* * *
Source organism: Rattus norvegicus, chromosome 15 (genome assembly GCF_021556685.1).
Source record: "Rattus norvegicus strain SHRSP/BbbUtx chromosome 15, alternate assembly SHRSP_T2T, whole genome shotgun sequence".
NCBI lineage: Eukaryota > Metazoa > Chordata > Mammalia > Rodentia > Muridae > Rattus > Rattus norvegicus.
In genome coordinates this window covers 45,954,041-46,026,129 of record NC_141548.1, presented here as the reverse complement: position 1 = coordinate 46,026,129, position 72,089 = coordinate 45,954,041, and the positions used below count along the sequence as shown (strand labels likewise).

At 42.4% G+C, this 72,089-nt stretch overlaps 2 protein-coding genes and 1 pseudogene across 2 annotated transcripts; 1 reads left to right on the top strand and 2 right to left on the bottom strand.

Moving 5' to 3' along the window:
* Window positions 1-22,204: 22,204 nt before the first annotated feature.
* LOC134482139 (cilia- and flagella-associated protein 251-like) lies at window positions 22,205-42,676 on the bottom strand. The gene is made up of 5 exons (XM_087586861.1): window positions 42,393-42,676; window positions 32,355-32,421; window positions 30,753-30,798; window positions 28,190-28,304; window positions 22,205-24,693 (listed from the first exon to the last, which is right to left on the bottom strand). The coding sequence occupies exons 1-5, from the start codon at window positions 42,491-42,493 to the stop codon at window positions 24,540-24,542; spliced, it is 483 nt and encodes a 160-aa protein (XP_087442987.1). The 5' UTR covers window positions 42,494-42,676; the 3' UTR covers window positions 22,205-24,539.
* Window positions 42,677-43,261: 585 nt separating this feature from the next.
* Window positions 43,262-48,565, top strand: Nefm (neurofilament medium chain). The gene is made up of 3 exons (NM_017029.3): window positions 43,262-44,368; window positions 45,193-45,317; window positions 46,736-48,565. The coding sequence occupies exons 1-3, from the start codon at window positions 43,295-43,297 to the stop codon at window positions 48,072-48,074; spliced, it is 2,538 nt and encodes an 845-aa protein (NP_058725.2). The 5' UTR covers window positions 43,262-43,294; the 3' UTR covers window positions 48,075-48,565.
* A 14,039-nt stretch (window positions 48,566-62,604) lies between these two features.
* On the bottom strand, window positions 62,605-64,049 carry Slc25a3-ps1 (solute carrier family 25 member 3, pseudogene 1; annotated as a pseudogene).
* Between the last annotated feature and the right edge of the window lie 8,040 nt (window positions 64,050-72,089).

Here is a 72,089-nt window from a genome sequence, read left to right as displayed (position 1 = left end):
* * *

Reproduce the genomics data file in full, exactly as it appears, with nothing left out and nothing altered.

Source organism: Rattus norvegicus, chromosome 15 (genome assembly GCF_021556685.1).
Source record: "Rattus norvegicus strain SHRSP/BbbUtx chromosome 15, alternate assembly SHRSP_T2T, whole genome shotgun sequence".
NCBI lineage: Eukaryota > Metazoa > Chordata > Mammalia > Rodentia > Muridae > Rattus > Rattus norvegicus.
In genome coordinates this window covers 45,954,041-46,026,129 of record NC_141548.1, presented here as the reverse complement: position 1 = coordinate 46,026,129, position 72,089 = coordinate 45,954,041, and the positions used below count along the sequence as shown (strand labels likewise).

At 42.4% G+C, this 72,089-nt stretch overlaps 2 protein-coding genes and 1 pseudogene across 2 annotated transcripts; 1 reads left to right on the top strand and 2 right to left on the bottom strand.

Moving 5' to 3' along the window:
* Window positions 1-22,204: 22,204 nt before the first annotated feature.
* LOC134482139 (cilia- and flagella-associated protein 251-like) lies at window positions 22,205-42,676 on the bottom strand. The gene is made up of 5 exons (XM_087586861.1): window positions 42,393-42,676; window positions 32,355-32,421; window positions 30,753-30,798; window positions 28,190-28,304; window positions 22,205-24,693 (listed from the first exon to the last, which is right to left on the bottom strand). The coding sequence occupies exons 1-5, from the start codon at window positions 42,491-42,493 to the stop codon at window positions 24,540-24,542; spliced, it is 483 nt and encodes a 160-aa protein (XP_087442987.1). The 5' UTR covers window positions 42,494-42,676; the 3' UTR covers window positions 22,205-24,539.
* Window positions 42,677-43,261: 585 nt separating this feature from the next.
* Window positions 43,262-48,565, top strand: Nefm (neurofilament medium chain). The gene is made up of 3 exons (NM_017029.3): window positions 43,262-44,368; window positions 45,193-45,317; window positions 46,736-48,565. The coding sequence occupies exons 1-3, from the start codon at window positions 43,295-43,297 to the stop codon at window positions 48,072-48,074; spliced, it is 2,538 nt and encodes an 845-aa protein (NP_058725.2). The 5' UTR covers window positions 43,262-43,294; the 3' UTR covers window positions 48,075-48,565.
* A 14,039-nt stretch (window positions 48,566-62,604) lies between these two features.
* On the bottom strand, window positions 62,605-64,049 carry Slc25a3-ps1 (solute carrier family 25 member 3, pseudogene 1; annotated as a pseudogene).
* Between the last annotated feature and the right edge of the window lie 8,040 nt (window positions 64,050-72,089).

Here is a 72,089-nt window from a genome sequence, read left to right as displayed (position 1 = left end):